The CAW Project generates data on conflictive and cooperative events in Central Asia. The Project utilizes the data generated to produce analytical products. Below are CAW's products including those produced in collaboration with the Eurasian Research and Analysis Institute.
While American foreign-policy experts and politicians are consumed with the threat of the so-called “rise of China” to US regional and global interests, it is easy to forget that other countries have to navigate their own complex relationships with the People’s Republic without the luxury of immense ocean defenses or a 11 to 1 advantage in aircraft carrier power projection. The Russian Far East and Central Asia provide two different case studies for how various civ ... click to read more
Much like the unhappy pair of travelers from the 1987 Steve Martin classic, the countries of Central Asia are discovering that the process of transportation can bring both tangible and more abstract benefits to even the most begrudging and cantankerous of relationships. The relatively bonhomie rhetoric between the leaders of the five nations (led by Uzbekistan’s President Shavkat Mirziyoyev) about bringing the countries together and developing good neighborliness in the last two years has ... click to read more
Nowhere is Uzbekistan's constant juggling act between advancing national security interests and producing much-needed economic growth so readily apparent as at its long Ferghana Valley border. Foreign policy under the authoritarian former president of Uzbekistan, Islam Karimov, often seemed to prefer economic and political isolation over collaboration with regional neighbors, resulting in miles of mined borders and simmering tensions. Thus, it was quite the surprise when newly-minted Uzbek P ... click to read more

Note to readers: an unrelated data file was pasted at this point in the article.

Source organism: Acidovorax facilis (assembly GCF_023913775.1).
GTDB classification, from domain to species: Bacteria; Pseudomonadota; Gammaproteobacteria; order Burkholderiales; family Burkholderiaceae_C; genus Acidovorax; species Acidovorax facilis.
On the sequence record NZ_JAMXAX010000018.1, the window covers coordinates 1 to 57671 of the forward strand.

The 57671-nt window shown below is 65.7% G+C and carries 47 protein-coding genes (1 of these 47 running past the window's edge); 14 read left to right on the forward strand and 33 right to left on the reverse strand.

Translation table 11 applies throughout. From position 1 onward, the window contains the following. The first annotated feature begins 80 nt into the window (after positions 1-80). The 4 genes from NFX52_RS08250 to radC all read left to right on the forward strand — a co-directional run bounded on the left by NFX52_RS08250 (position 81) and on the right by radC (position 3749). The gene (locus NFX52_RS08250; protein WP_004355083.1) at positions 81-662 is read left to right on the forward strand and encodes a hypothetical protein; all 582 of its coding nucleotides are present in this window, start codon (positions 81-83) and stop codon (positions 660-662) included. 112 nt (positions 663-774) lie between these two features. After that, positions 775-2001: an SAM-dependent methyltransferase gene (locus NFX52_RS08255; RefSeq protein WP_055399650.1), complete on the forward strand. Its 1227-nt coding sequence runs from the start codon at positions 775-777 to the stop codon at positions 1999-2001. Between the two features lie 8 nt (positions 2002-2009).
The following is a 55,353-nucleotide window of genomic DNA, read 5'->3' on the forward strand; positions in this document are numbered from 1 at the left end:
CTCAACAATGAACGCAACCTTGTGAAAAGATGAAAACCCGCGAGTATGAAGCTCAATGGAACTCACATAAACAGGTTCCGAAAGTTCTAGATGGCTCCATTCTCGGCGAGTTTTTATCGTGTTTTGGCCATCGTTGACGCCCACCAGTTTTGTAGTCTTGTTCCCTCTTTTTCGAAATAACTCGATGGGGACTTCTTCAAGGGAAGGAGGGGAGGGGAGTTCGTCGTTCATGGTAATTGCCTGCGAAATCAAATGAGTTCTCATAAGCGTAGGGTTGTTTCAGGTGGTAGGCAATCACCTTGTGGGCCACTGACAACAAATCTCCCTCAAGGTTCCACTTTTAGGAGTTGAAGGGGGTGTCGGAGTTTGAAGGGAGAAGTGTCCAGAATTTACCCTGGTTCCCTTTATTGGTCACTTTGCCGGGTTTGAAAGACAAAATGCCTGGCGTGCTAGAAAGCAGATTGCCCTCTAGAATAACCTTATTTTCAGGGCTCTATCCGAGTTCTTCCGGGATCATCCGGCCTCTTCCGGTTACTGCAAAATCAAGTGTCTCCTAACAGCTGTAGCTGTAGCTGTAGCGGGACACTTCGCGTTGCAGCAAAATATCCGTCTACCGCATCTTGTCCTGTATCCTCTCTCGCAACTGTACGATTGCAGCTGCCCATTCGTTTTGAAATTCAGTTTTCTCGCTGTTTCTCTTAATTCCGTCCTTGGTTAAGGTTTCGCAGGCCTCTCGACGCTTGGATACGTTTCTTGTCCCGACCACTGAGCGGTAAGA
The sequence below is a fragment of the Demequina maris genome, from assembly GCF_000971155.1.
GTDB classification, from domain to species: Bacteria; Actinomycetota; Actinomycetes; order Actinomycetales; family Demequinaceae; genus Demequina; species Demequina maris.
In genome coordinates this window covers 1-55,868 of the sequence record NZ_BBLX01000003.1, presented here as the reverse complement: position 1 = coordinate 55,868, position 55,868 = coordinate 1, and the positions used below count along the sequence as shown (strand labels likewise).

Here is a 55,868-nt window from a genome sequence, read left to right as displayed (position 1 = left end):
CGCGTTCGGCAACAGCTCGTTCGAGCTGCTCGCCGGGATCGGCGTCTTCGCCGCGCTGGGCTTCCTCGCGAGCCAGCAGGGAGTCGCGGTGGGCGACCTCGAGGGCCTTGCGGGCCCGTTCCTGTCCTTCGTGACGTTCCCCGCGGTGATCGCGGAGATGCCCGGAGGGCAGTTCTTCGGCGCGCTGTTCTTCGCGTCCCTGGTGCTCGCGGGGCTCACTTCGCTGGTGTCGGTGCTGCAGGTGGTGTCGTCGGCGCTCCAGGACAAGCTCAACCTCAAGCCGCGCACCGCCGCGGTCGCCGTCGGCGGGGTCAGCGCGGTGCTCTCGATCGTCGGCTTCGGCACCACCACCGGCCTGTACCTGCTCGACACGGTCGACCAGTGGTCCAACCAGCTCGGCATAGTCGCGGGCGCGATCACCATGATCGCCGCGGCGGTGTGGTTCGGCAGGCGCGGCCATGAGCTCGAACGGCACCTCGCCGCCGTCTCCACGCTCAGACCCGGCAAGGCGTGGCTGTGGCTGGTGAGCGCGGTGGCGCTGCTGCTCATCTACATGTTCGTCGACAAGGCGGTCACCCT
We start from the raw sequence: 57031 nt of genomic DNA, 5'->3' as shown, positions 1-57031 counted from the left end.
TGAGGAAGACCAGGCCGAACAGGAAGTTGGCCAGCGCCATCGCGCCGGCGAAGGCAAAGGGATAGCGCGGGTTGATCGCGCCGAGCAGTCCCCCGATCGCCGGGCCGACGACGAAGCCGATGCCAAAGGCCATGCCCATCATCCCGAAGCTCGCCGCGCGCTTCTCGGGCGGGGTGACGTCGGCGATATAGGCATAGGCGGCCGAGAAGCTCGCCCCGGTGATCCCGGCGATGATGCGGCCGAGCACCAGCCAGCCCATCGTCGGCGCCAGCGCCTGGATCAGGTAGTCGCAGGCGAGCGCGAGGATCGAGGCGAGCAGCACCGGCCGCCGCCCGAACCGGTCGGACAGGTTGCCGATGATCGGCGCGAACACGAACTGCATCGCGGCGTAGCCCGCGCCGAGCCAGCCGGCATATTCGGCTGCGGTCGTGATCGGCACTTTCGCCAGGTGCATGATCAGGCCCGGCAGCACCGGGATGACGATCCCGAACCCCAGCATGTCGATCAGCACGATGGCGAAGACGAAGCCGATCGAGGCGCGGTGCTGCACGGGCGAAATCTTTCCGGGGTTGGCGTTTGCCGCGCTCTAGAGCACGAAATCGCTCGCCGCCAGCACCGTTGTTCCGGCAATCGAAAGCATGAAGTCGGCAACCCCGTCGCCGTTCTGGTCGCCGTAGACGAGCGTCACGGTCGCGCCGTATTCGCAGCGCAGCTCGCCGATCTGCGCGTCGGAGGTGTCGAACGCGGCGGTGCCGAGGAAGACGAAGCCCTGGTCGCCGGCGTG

Neighbors Tajikistan and Uzbekistan seem to be close to reaching an understanding on one of the issues that has most plagued the relationship between these two countries — energy trade. As originally developed under Soviet planners, the Central Asian Power System (CAPS) electrical grid was designed to provide for the needs of the Central Asian republics. During the summer months, the mountainous Tajikistan would generate electricity from snowmelt that could then be sent to the plains of ... click to read more
A formidable Soviet project, the Farhod Hydropower Plant (HPP), stands immovable on the border of Northern Tajikistan and Uzbekistan, in the Spitamen District of the Sughd Province. Due to its location, the Farhod HPP and reservoir have been involved in one of the most contentious territorial and property disputes between the two countries since their independence. ... click to read more
The Kasan-Sai Reservoir is located at the western end of Kyrgyzstan — a little over 3 miles away from the Uzbekistan border — in the Ferghana Valley of the Jalal-Abad Oblast. The reservoir has remained a source of contention and controversy since the breakup of the Soviet Union. The post-breakup geography has provided the two upstream countries of Kyrgyzstan and Tajikistan with a strategic advantage in Central Asia with regard to water resource distribution. Recent developments after ... click to read more